Develop a Backup Plan for Your Backup Plan
Step No. 4: Develop a backup plan for your backup plan
Over the past nine years, I have been either directly or indirectly involved with over 1,600 business continuity implementations and there was always something to learn with each scenario. One such situation was planning a backup for the backup. During a disaster recovery implementation for over 70 virtual servers, the batteries of the uninterruptible power supply (UPS) that was the backup power supply for the data center ended up exploding. Because the main power supply ran through the UPS, it took out the power to the entire data center and about 40 servers that were offline. Luckily, we had just finished the implementation but hadn't actually completed the exercise training, so we had to do it as a live test.
Thanks to the brilliant engineers I work with-and the fact we had implemented these solutions a few hundred times-we were able to bring up all the business-critical systems at a disaster recovery facility within fifteen minutes. HazMat was called to begin cleaning up the contents of the exploded batteries in the data center, and we were able to recover all the data center operations to the original data center about five days later. This shows that even though you have a backup plan, you don't necessarily have a backup.
Step No. 5: Understand your business
During the initial Business Impact Analysis (BIA), the BCP team will identify and prioritize the level of protection and recovery for each of the business systems required. I have seen some companies skip the BIA and just apply the same solution to all servers; this isn't necessary and can increase the costs of the actual BCP solution. Not all servers need to be highly available with very little Recovery Time Objective (RTO) and Recovery Point Objective (RPO); only the servers that are identified as being business-critical to restoring operations to a functional level.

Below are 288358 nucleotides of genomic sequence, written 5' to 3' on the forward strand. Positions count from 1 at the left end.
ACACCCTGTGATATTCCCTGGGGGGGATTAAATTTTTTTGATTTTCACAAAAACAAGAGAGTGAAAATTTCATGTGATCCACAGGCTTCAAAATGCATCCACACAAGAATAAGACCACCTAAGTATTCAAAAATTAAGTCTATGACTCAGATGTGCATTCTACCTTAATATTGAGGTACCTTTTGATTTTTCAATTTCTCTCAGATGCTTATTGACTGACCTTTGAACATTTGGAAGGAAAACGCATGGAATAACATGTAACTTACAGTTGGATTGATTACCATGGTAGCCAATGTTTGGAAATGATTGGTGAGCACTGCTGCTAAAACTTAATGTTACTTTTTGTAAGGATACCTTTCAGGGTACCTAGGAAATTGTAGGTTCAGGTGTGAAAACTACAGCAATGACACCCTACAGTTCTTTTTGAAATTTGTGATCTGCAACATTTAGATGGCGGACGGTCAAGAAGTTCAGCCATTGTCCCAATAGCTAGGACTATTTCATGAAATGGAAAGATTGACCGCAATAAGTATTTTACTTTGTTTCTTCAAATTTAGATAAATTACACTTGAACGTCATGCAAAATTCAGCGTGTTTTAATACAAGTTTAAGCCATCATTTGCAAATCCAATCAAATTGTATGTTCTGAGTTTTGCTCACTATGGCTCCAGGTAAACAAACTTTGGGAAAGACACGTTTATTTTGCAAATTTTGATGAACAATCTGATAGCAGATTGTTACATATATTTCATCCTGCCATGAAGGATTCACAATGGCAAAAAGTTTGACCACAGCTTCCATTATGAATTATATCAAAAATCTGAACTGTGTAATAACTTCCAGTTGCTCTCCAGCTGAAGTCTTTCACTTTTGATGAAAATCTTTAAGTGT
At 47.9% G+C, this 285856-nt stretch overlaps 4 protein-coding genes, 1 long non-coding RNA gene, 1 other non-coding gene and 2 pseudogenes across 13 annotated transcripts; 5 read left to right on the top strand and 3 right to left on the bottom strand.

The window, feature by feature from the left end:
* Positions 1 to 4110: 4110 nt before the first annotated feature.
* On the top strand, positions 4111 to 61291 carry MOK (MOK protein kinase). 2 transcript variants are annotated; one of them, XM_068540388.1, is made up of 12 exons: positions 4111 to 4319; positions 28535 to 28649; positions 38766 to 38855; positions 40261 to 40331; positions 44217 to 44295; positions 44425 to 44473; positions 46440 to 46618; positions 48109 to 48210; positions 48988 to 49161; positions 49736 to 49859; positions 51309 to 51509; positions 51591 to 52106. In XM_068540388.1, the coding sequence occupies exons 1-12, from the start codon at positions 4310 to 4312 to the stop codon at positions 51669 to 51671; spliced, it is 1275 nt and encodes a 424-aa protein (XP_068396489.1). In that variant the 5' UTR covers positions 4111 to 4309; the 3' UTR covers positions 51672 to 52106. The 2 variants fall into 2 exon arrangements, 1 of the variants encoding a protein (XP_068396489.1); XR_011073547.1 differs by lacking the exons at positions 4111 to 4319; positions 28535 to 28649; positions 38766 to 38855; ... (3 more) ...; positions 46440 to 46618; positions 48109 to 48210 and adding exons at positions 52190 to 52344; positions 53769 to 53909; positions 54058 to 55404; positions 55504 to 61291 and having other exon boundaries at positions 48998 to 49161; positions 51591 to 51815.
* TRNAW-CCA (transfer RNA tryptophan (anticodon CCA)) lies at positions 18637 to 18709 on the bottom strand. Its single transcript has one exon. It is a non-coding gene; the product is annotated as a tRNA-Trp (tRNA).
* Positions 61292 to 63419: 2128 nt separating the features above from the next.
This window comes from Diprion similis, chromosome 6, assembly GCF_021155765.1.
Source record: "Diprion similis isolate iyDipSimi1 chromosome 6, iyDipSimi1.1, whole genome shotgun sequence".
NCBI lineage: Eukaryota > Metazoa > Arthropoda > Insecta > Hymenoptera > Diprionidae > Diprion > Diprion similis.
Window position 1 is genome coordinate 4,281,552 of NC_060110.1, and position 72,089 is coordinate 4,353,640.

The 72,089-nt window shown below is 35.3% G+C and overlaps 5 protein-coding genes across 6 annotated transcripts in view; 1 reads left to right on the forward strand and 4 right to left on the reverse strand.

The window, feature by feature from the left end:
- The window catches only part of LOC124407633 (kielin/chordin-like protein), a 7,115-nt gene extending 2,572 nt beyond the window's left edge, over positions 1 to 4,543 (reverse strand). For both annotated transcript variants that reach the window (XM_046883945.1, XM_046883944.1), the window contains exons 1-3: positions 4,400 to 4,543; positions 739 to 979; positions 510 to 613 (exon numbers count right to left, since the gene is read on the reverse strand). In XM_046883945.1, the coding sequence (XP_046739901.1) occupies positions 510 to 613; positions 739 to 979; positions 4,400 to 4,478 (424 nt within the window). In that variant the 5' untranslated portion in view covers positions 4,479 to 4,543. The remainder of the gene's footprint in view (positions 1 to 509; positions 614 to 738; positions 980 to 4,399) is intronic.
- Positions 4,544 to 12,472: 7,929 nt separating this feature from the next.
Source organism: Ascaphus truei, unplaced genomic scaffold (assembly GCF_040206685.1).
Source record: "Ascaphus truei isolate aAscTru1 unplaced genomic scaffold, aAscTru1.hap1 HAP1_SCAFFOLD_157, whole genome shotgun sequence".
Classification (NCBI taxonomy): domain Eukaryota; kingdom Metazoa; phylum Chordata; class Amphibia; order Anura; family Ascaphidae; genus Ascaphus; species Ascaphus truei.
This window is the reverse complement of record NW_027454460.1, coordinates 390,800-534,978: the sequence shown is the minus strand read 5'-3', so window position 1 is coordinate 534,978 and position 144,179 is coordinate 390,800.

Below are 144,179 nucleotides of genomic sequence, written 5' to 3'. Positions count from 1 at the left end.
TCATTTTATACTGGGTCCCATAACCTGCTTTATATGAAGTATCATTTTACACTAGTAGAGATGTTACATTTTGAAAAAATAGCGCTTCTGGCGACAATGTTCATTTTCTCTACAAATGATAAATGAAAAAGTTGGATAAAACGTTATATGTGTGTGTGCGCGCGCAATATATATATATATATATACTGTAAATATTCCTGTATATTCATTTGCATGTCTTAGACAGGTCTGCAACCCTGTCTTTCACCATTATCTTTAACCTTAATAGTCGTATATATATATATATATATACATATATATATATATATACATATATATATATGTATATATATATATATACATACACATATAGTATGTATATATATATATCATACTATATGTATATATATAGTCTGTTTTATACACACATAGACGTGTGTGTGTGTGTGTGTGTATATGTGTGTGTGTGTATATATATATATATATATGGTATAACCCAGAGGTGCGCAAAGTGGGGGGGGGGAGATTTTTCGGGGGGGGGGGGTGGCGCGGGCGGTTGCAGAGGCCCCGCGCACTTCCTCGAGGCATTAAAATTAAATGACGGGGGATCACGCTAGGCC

This is usually your messaging and communication systems, followed by internal and external-facing Websites (or any other system that services your customers and clients or allows your company to book revenue). All other systems such as file or print servers might be okay if it takes 12-24 hours to bring that back online, as long as the other systems are intact.
Step No. 6: Learn your cost of downtime
Identifying and understanding your business-critical systems during the BIA will help you calculate the cost of downtime. Putting a dollar value to the number of hours or minutes a specific system is unavailable will not only help you sell the need for infrastructure improvements to executives, it will help them understand the reality of doing nothing. This will also help define which business continuity controls should be put in place.
Obviously, business-critical systems will cost more if downtime occurs and will require more of the funds for the plan to keep them highly available. Less critical systems will not require a solution with a very little RTO and might be okay with existing tape recovery procedures already in place.